A Portait Diary, Mount Blackheath

Photo Set

A moody afternoon in Blackheath...

The Blue Mountains feature a diverse range of locations for portrait photographers. Mount Blackheath is certainly one of my favourites. Although it may not offer the the best light for shooting with direct sunlight, it does offer a unique form of light through the valley below. Light can be used directly if you shoot parallel with the sun with the subject on the wooden deck. However, that can be a little daunting due to the fragile state of the old paragliding runway. I have always found it interesting shooting from around a quarter of the way down with the subject toward the end,  depending on how willing the subject is though! 

A simple tip I can offer is to just get creative, it has been shot a lot in the past,  to stand out you really have to think outside the box and not be afraid to try something different. Step out of that comfort zone, I know I'm guilty of playing it safe and sticking to the standard. Something as simple as using a mirror or your phone for refections and light distortions. Fairy lights are an awesome addition as well! I don't have a lot of experience shooting with fairy lights, but they are a ton of fun and I highly recommend giving it a go! They open up a whole new realm of creativity and opportunities, not only limited to portraiture either. They can add subtle texture, leading lines or even just simply creating another dimension to your landscapes, changing it up from classic practices. I love the way they are able to subtly create a surrealistic vibe, especially within moody landscapes. You can also maximise your shooting time with props such as fairy lights. Instead of just shoot during the small space of time between sun down and sunset when the light is in its prime, you can also shoot once the sun has gone down. You wont even have to pump your ISO up to an insane level and slow the shutter. All of the shots I'm featuring in this post were all taken between an ISO range of  100 to 320, avoiding any major grain in the image. I had my friend use a simple phone light to shine on the subject to boost the available light and allow for a lower ISO setting. This can be a helpful little tool to aid in situations such as this.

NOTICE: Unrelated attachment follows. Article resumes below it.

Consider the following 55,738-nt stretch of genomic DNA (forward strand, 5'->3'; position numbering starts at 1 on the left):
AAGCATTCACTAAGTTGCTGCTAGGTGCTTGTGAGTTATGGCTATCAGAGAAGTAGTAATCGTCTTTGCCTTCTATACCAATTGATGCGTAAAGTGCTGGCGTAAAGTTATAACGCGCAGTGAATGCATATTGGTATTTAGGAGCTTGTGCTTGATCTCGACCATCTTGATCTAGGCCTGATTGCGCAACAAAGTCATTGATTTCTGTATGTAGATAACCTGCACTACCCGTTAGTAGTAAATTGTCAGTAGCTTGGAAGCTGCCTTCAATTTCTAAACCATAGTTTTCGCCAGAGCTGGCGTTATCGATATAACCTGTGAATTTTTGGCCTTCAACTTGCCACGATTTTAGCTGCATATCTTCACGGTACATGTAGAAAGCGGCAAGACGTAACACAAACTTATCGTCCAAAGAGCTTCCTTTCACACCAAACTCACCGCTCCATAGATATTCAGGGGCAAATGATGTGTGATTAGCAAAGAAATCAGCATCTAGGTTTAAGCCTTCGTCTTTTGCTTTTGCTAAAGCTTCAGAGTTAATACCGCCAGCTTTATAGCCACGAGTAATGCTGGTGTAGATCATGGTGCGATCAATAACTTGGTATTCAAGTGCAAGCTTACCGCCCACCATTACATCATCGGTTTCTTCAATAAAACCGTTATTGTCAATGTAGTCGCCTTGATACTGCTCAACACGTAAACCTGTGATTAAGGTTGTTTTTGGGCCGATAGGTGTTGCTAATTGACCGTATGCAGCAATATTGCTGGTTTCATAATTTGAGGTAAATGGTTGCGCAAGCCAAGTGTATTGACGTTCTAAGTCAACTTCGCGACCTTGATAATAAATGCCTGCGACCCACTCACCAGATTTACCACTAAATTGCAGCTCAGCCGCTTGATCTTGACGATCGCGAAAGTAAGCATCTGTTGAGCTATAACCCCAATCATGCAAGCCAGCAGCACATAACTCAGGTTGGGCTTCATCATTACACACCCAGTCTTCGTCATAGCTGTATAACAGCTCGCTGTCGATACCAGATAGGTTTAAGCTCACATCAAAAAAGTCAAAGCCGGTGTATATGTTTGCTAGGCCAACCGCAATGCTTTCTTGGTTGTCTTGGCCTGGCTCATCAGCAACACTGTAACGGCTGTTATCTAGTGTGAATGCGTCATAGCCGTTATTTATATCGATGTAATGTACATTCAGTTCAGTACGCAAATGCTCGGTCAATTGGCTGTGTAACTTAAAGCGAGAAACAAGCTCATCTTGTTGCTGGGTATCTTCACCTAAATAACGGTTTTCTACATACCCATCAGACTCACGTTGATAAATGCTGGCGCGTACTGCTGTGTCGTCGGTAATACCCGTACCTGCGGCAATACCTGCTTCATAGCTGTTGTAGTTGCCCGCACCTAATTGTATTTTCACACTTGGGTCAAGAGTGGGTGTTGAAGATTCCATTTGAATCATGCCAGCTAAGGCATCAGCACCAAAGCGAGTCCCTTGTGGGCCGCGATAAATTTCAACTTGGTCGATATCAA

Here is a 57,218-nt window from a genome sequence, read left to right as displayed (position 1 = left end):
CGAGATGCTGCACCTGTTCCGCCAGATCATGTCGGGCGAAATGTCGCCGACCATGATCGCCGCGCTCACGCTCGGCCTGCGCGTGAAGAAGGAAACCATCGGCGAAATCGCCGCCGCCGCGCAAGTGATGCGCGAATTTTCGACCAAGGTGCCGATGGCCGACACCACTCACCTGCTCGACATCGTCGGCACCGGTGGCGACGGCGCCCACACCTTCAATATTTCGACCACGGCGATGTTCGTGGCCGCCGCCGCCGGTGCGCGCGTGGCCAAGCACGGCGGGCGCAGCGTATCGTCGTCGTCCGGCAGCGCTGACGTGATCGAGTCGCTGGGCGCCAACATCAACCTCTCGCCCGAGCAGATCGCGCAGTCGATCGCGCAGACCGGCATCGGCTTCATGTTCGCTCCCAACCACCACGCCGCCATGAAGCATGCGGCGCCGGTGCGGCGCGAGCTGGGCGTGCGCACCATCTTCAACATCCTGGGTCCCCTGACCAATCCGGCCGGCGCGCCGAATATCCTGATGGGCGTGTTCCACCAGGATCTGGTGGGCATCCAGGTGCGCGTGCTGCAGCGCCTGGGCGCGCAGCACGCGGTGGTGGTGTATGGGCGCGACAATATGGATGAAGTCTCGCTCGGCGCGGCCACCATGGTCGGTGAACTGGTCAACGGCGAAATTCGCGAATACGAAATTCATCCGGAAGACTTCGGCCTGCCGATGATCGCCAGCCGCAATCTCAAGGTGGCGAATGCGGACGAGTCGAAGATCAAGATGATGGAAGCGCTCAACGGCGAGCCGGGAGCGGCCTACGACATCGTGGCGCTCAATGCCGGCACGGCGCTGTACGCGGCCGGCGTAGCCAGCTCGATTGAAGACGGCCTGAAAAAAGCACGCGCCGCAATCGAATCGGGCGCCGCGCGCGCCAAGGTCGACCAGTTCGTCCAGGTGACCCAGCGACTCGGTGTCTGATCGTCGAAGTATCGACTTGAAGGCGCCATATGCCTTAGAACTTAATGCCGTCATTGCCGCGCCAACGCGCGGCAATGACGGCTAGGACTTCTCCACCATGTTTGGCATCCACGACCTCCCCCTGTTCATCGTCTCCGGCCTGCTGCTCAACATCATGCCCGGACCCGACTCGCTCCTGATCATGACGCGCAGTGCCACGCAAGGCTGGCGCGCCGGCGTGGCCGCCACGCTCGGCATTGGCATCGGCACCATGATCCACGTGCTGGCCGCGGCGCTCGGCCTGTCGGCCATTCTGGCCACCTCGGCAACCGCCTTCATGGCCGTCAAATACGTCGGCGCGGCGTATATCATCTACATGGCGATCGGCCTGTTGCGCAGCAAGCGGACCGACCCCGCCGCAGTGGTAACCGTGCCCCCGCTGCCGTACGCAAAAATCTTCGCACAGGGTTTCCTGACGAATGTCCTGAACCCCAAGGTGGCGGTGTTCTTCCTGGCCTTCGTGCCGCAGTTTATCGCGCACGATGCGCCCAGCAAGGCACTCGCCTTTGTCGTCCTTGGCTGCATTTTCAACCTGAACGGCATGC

If you are interested in shooting some more photos at the same location, there is another ramp and far wider open landscape just down from the main carpark. People often mistake this one for the one that is usually seen in photographs, I tend to shoot at the ramp 5 minutes down the track, towards the main lookout and through the bush to the right. However, if your after shooting the sunset directly, especially on a cloudy day as the sun peaks in and out of the clouds I defintely recommend getting out a zoom lens and shooting out from the main paragliding ramp, you wont be disappointed. This location will always offer new perspectives, I urge you to not just go once but to come back on multiple occasions and see the differences.